Utilitarian Consequentialist Perspective: Ethics of Cloning

The emergence of a cloned ewe called Dolly in 1997 was a shock to the entire globe. Since an animal had been successfully cloned, it was only natural for scientists to try to replicate human beings. In 2001, a U.S. Company that deals with Advanced Cell Technology announced their first attempt towards making a human clone.  Even though the experiment failed, the developments in biotechnology sparked a lot of interests regarding the morality and ethics of human cloning. This essay explores the bioethical issue of human cloning and how it challenges the absolute worth of the life of a human being from a utilitarian consequentialist perspective.

Utilitarianism is a prominent ethical theory that assesses the rightness or wrongness of actions or ideas based on their implications for the mass population. Utilitarians view morality as an opportunity to make life better or to increase the good things on the planet by reducing the bad aspects. They think that what makes ideas and actions justified is their positive contribution to the human race. A person or entity is thus forced to develop calculations that will balance things out to generate the most happiness. Additionally, consequentialism allows morality to generate all forms of overall consequences (Vaughn, 2015).

In the issue of human cloning, a utilitarian viewpoint would argue that it is essential to weigh the pleasure and pain that the idea or action will produce. Cloning entails the procedure of acquiring genetic material from one living organism to formulate an identical copy of it artificially. The outward appearance of the clone and organism will appear similar, but they will both have different personalities and attitudes. Human cloning possesses benefits such as the creation of additional living organisms that people need, regenerating an extinct species, providing infertile couples with children, compensating for the loss of a child, elimination of the birth defects, tissue and organ harvesting, amongst others (Vaughn, 2015).

According to Vaughn (2015), the adverse implications of human cloning include the possibility of using the clones as slaves, experimentations on human beings, the lack of individuality of a clone, uncertain future outcomes regarding the health of the clone, aggressive genetic illnesses, social divide, etc. Human cloning is considered morally wrong by everyone who comes into contact with the potential dangers of the process. A significant portion of the clones dies after or before they are formed. They also obtain different malformations and abnormalities. Up to now, not even animal clones have successfully been created. It is thus disheartening to even contemplate a human child arising from a similar process.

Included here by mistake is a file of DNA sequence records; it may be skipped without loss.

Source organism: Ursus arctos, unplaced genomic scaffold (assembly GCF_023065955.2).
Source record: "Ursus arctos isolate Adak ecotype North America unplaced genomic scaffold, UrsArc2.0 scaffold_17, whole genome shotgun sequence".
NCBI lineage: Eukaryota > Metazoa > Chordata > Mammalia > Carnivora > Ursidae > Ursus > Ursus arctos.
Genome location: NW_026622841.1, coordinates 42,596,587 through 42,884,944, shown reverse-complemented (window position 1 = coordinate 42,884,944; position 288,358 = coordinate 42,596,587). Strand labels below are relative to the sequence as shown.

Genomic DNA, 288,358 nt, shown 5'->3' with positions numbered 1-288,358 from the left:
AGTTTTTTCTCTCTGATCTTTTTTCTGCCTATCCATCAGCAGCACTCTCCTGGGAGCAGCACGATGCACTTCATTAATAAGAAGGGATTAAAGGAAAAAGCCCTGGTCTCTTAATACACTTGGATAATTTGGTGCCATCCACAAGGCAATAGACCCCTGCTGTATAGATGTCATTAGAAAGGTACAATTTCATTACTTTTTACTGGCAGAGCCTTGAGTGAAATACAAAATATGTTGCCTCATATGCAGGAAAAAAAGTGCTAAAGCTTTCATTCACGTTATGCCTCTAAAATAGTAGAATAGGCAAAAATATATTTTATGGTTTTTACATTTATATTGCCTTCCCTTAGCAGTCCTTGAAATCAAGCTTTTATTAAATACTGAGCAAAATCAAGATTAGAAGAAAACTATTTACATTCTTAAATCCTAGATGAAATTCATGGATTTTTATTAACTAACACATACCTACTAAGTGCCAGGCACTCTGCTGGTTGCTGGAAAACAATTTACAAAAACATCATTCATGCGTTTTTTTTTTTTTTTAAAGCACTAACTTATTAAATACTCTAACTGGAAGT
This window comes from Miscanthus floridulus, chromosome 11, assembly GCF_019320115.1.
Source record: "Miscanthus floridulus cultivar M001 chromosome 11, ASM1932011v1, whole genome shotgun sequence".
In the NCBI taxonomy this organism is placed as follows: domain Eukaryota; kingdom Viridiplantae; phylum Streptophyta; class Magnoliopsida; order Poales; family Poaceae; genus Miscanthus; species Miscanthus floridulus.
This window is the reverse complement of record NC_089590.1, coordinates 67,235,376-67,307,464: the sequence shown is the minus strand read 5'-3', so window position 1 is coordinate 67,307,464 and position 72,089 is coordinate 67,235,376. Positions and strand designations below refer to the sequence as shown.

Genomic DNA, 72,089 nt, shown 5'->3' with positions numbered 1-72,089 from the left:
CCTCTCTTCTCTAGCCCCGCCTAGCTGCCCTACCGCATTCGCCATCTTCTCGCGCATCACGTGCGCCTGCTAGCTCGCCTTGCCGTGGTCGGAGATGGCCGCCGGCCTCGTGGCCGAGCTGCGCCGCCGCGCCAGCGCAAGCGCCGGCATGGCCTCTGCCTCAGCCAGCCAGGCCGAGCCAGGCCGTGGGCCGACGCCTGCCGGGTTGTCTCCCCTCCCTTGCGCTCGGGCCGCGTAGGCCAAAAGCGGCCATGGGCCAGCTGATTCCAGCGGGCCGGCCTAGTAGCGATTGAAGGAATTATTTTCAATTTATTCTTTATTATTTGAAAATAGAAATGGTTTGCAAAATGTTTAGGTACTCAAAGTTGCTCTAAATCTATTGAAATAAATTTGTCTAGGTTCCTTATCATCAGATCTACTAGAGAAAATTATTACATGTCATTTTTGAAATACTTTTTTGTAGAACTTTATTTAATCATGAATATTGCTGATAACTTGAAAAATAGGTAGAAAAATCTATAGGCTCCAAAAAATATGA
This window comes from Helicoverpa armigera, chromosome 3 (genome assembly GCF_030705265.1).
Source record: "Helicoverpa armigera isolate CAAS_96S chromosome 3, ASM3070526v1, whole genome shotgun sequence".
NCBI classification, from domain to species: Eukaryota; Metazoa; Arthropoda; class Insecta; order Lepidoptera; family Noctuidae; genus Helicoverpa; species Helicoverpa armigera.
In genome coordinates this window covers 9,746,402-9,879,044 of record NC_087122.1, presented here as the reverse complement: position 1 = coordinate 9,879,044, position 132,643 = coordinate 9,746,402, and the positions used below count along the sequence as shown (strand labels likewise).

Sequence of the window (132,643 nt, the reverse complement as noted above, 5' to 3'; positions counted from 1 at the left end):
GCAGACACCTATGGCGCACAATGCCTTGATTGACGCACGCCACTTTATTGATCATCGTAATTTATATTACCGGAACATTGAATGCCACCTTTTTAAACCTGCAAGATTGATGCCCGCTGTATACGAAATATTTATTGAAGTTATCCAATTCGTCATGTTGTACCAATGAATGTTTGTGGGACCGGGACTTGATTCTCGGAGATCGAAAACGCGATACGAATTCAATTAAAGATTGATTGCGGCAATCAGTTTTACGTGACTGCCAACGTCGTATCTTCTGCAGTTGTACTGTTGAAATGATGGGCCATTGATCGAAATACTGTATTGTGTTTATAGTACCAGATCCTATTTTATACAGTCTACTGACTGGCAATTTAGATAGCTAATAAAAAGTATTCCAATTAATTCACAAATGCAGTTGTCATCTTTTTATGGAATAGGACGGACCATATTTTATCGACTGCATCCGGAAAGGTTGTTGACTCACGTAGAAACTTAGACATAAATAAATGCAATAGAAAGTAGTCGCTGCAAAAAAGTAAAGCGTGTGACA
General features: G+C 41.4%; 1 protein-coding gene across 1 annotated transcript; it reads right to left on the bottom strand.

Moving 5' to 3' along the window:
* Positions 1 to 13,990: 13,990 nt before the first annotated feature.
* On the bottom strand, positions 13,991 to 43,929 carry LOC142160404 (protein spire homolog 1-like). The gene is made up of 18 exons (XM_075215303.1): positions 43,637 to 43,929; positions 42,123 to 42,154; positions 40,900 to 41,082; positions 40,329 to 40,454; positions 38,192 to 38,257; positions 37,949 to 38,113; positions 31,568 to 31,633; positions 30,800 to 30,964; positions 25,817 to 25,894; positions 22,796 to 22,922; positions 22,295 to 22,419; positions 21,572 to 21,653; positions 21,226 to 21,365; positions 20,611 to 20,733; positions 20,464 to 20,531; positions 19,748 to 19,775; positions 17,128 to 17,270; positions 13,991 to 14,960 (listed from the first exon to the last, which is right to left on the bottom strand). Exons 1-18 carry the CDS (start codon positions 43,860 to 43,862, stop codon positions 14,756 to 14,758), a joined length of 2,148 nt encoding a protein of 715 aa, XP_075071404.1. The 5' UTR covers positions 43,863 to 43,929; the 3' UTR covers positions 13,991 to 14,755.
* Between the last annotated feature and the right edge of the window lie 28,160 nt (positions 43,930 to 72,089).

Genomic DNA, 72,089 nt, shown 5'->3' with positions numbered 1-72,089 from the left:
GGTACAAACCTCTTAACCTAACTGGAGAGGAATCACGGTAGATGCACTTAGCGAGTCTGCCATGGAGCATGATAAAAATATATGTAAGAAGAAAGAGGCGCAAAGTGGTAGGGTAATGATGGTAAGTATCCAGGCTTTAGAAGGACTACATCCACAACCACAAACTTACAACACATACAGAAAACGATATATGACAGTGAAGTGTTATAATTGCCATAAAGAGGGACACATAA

However, human cloning from a utilitarian consequentialist perspective is set to benefit many people on earth. From the standpoint, it is viewed as morally justified. Genetically altering the chromosomal composition of a person so that he or she can be free from defects would be ethically right. However, the uncertainty that arises from cloning makes it difficult to develop a concise analysis of the positive implications of the process. For example, the clone ewe, Dolly, was a remarkable creature who broke the boundaries of human thinking to usher in the prospects of human cloning. However, a few years later, Dolly exhibited signs of premature aging as well as genetic diseases (Vaughn, 2015).

It is thus not right for scientists to be provided with the go ahead to dive into genetic engineering due to the uncertain outcomes of human cloning. At this early stage, a utilitarian consequentialist perspective of the bioethical issue is a bit hazy because it appears as if many individuals will not benefit from the scientific procedure. But there is also the aspect of a few mistakes saving millions of lives and ensuring the survival of the human race particularly at a time when the environment is in danger, and they are numerous incurable illnesses. Fortunately, with the introduction of computer simulations, it will be easier to examine the positive implications of human cloning to the general population since they will be no urgency to conduct human and animal experiments.

Reference

Vaughn, L. (2015). Doing ethics: Moral reasoning and contemporary issues. WW Norton & Company.